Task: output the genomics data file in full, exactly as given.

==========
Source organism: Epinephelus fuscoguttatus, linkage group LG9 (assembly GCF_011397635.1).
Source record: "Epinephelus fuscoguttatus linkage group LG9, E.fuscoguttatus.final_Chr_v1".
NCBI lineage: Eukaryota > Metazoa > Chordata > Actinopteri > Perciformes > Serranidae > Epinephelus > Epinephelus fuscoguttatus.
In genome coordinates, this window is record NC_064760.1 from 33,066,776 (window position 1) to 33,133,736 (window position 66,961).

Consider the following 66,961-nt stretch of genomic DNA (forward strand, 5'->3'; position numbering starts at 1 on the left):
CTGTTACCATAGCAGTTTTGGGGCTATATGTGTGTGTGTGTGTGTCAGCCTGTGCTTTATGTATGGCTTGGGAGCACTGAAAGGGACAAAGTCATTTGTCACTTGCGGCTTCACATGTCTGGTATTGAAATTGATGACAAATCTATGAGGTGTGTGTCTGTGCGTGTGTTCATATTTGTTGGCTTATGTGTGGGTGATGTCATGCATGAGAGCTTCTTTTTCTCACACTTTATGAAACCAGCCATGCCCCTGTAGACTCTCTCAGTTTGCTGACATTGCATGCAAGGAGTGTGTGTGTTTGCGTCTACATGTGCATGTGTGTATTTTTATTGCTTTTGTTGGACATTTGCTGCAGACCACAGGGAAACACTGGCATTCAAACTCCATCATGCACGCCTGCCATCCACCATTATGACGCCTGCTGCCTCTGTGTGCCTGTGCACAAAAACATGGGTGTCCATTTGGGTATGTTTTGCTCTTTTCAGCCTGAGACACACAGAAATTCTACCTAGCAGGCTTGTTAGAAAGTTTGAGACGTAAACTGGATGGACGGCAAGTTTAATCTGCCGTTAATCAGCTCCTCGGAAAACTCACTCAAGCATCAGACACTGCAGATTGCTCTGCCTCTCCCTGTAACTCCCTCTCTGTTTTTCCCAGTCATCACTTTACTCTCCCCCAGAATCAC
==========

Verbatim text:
Source organism: Epinephelus fuscoguttatus, linkage group LG9 (assembly GCF_011397635.1).
Source record: "Epinephelus fuscoguttatus linkage group LG9, E.fuscoguttatus.final_Chr_v1".
NCBI lineage: Eukaryota > Metazoa > Chordata > Actinopteri > Perciformes > Serranidae > Epinephelus > Epinephelus fuscoguttatus.
In genome coordinates, this window is record NC_064760.1 from 33,066,776 (window position 1) to 33,133,736 (window position 66,961).

Consider the following 66,961-nt stretch of genomic DNA (forward strand, 5'->3'; position numbering starts at 1 on the left):
CTGTTACCATAGCAGTTTTGGGGCTATATGTGTGTGTGTGTGTGTCAGCCTGTGCTTTATGTATGGCTTGGGAGCACTGAAAGGGACAAAGTCATTTGTCACTTGCGGCTTCACATGTCTGGTATTGAAATTGATGACAAATCTATGAGGTGTGTGTCTGTGCGTGTGTTCATATTTGTTGGCTTATGTGTGGGTGATGTCATGCATGAGAGCTTCTTTTTCTCACACTTTATGAAACCAGCCATGCCCCTGTAGACTCTCTCAGTTTGCTGACATTGCATGCAAGGAGTGTGTGTGTTTGCGTCTACATGTGCATGTGTGTATTTTTATTGCTTTTGTTGGACATTTGCTGCAGACCACAGGGAAACACTGGCATTCAAACTCCATCATGCACGCCTGCCATCCACCATTATGACGCCTGCTGCCTCTGTGTGCCTGTGCACAAAAACATGGGTGTCCATTTGGGTATGTTTTGCTCTTTTCAGCCTGAGACACACAGAAATTCTACCTAGCAGGCTTGTTAGAAAGTTTGAGACGTAAACTGGATGGACGGCAAGTTTAATCTGCCGTTAATCAGCTCCTCGGAAAACTCACTCAAGCATCAGACACTGCAGATTGCTCTGCCTCTCCCTGTAACTCCCTCTCTGTTTTTCCCAGTCATCACTTTACTCTCCCCCAGAATCAC